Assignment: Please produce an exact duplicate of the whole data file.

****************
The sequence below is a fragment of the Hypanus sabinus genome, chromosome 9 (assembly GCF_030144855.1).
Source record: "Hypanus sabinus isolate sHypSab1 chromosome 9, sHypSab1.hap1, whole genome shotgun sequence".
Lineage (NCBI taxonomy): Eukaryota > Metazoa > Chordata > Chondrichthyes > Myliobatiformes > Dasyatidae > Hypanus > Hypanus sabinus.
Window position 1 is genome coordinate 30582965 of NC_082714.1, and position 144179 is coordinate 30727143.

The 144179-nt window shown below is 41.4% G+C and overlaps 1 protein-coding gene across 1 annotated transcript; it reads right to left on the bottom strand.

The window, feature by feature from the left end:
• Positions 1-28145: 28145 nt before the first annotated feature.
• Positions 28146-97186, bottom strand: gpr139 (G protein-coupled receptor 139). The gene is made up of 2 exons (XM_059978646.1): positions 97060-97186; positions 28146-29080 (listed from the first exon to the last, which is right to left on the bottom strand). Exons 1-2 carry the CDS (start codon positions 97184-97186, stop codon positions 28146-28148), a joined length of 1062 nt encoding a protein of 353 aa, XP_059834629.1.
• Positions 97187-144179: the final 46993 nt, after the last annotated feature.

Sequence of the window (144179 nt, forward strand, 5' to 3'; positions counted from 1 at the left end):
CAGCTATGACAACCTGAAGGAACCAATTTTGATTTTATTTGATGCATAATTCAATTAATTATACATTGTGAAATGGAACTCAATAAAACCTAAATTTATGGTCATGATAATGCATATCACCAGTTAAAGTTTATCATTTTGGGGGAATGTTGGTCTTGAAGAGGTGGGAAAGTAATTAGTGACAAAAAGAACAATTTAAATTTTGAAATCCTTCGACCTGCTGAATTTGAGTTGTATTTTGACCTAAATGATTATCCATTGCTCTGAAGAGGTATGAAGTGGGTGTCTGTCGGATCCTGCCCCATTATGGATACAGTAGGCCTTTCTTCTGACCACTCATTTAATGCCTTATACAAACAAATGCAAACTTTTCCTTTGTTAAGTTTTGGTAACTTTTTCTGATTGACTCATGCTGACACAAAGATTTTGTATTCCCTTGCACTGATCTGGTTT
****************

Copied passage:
The sequence below is a fragment of the Hypanus sabinus genome, chromosome 9 (assembly GCF_030144855.1).
Source record: "Hypanus sabinus isolate sHypSab1 chromosome 9, sHypSab1.hap1, whole genome shotgun sequence".
Lineage (NCBI taxonomy): Eukaryota > Metazoa > Chordata > Chondrichthyes > Myliobatiformes > Dasyatidae > Hypanus > Hypanus sabinus.
Window position 1 is genome coordinate 30582965 of NC_082714.1, and position 144179 is coordinate 30727143.

The 144179-nt window shown below is 41.4% G+C and overlaps 1 protein-coding gene across 1 annotated transcript; it reads right to left on the bottom strand.

The window, feature by feature from the left end:
• Positions 1-28145: 28145 nt before the first annotated feature.
• Positions 28146-97186, bottom strand: gpr139 (G protein-coupled receptor 139). The gene is made up of 2 exons (XM_059978646.1): positions 97060-97186; positions 28146-29080 (listed from the first exon to the last, which is right to left on the bottom strand). Exons 1-2 carry the CDS (start codon positions 97184-97186, stop codon positions 28146-28148), a joined length of 1062 nt encoding a protein of 353 aa, XP_059834629.1.
• Positions 97187-144179: the final 46993 nt, after the last annotated feature.

Sequence of the window (144179 nt, forward strand, 5' to 3'; positions counted from 1 at the left end):
CAGCTATGACAACCTGAAGGAACCAATTTTGATTTTATTTGATGCATAATTCAATTAATTATACATTGTGAAATGGAACTCAATAAAACCTAAATTTATGGTCATGATAATGCATATCACCAGTTAAAGTTTATCATTTTGGGGGAATGTTGGTCTTGAAGAGGTGGGAAAGTAATTAGTGACAAAAAGAACAATTTAAATTTTGAAATCCTTCGACCTGCTGAATTTGAGTTGTATTTTGACCTAAATGATTATCCATTGCTCTGAAGAGGTATGAAGTGGGTGTCTGTCGGATCCTGCCCCATTATGGATACAGTAGGCCTTTCTTCTGACCACTCATTTAATGCCTTATACAAACAAATGCAAACTTTTCCTTTGTTAAGTTTTGGTAACTTTTTCTGATTGACTCATGCTGACACAAAGATTTTGTATTCCCTTGCACTGATCTGGTTT